A judge has thrown out a Crown case against 21 accused because police fooled a court into prosecuting an undercover officer.
Justice Simon France has ordered a stay of proceedings in prosecutions of those arrested as part of Operation Explorer. It was a police crackdown on motorcycle gang members.
An undercover officer using the name Michael ‘Wiremu’ Wilson infiltrated the Red Devils in Nelson and police orchestrated a false arrest to boost his criminal credentials.
As a part of the operation Justice France said a fake warrant was prepared.
''This fake warrant, unappealingly described to me by the officers involved as 'a prop', purported to be signed by a judicial officer... The police scrawled an apparent signature... asserting the warrant had been issued by a deputy registrar, name indecipherable.
"However one looks at it, a fraud is being committed on the courts."
Justice France also said it appeared the police conduct had components of committing criminal offences.
''The search warrant would seem to engage section 256 of the Crimes Acts 1961 and the swearing of a false information would seem to engage section 110 of the Crimes Act.''
Two police officers told the High Court at Nelson that they had earlier followed police protocols in approaching then Chief District Court Judge (the late) Russell Johnson to ask his permission.
However, the court later learned the manual had been written after police had pursued the false prosecution and recalled the officers to testify again.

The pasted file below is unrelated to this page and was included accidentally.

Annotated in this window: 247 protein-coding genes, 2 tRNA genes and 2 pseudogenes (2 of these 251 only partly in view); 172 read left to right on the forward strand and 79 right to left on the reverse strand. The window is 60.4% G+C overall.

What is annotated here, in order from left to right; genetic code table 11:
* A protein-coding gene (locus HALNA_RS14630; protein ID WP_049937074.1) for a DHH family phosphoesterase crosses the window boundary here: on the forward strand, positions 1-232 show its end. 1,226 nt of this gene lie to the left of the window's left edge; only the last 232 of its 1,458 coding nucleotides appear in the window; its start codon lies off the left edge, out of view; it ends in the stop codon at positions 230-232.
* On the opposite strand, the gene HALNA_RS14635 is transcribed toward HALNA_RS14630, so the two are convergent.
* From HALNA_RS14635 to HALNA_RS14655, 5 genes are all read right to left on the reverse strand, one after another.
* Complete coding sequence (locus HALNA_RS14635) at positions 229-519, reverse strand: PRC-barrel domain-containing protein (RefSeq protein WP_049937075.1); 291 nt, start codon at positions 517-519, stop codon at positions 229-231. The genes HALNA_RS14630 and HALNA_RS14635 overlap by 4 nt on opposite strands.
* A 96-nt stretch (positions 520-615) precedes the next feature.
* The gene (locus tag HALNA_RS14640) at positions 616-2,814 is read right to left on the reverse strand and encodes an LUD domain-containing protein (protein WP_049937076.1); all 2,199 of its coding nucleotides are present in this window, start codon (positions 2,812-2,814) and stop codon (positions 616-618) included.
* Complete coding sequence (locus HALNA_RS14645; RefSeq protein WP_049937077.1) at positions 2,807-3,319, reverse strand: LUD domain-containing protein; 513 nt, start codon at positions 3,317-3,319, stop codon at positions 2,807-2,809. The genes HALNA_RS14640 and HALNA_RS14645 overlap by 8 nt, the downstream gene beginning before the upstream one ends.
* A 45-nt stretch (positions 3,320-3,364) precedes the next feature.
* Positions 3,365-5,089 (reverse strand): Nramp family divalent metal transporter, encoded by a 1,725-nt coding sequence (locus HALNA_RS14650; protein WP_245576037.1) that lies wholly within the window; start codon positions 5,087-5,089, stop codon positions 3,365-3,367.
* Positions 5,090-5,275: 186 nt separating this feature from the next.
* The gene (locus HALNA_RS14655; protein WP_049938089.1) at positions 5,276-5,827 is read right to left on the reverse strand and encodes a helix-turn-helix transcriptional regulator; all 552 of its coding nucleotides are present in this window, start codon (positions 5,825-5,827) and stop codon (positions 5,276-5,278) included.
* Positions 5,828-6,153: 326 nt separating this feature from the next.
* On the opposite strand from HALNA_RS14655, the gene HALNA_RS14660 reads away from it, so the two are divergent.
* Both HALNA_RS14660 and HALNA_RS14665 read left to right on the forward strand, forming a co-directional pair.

The previous manual - existing at the time the officer approached the judge - said: ''The police must not allow an arrested agent to appear under a fictitious name without the permission of the court. Deceiving the court is not permitted.''
Justice France said he accepted Detective Superintendent Drew had not meant to mislead the court. But it was ''unwise'' not to seek legal advice about the fake prosecution.
He also said a letter presented to the judge was ''wholly inadequate to alert the Chief Judge to the realities of what was involved''.
In Justice France’s ruling, he said police believed the ''emerging prominence'' of the Red Devils was a forerunner to it becoming a chapter of the Hells Angels.
Officers obtained warrants to intercept telephones, text messages and to install listening devices.
They also infiltrated the club with two undercover officers posing as a couple.
However, there was always ''a level of suspicion'' among club leaders about ‘Wilson’, the judgment reveals.
His handlers were concerned he would be exposed and devised a strategy to ''strengthen his credibility''.
They obtained the fake search warrant for a storage lock-up rented in ‘Wilson's’ name.
Police wrongly believed the owner was involved with the club.
Police placed in the lock-up some ''apparently stolen'' equipment, as well as items associated with cannabis.
''On its face the warrant appears genuine,'' Justice France said.
Police then called in the lock-up owner and showed him the warrant - and then the contents.
‘Wilson's’ handlers then called a meeting and decided to go ahead with the ruse by pursuing a prosecution.
‘Wilson’ was charged with possessing equipment to cultivate cannabis in May 2010.
A police officer, known as Constable X, swore a ‘false oath’ to the court. ''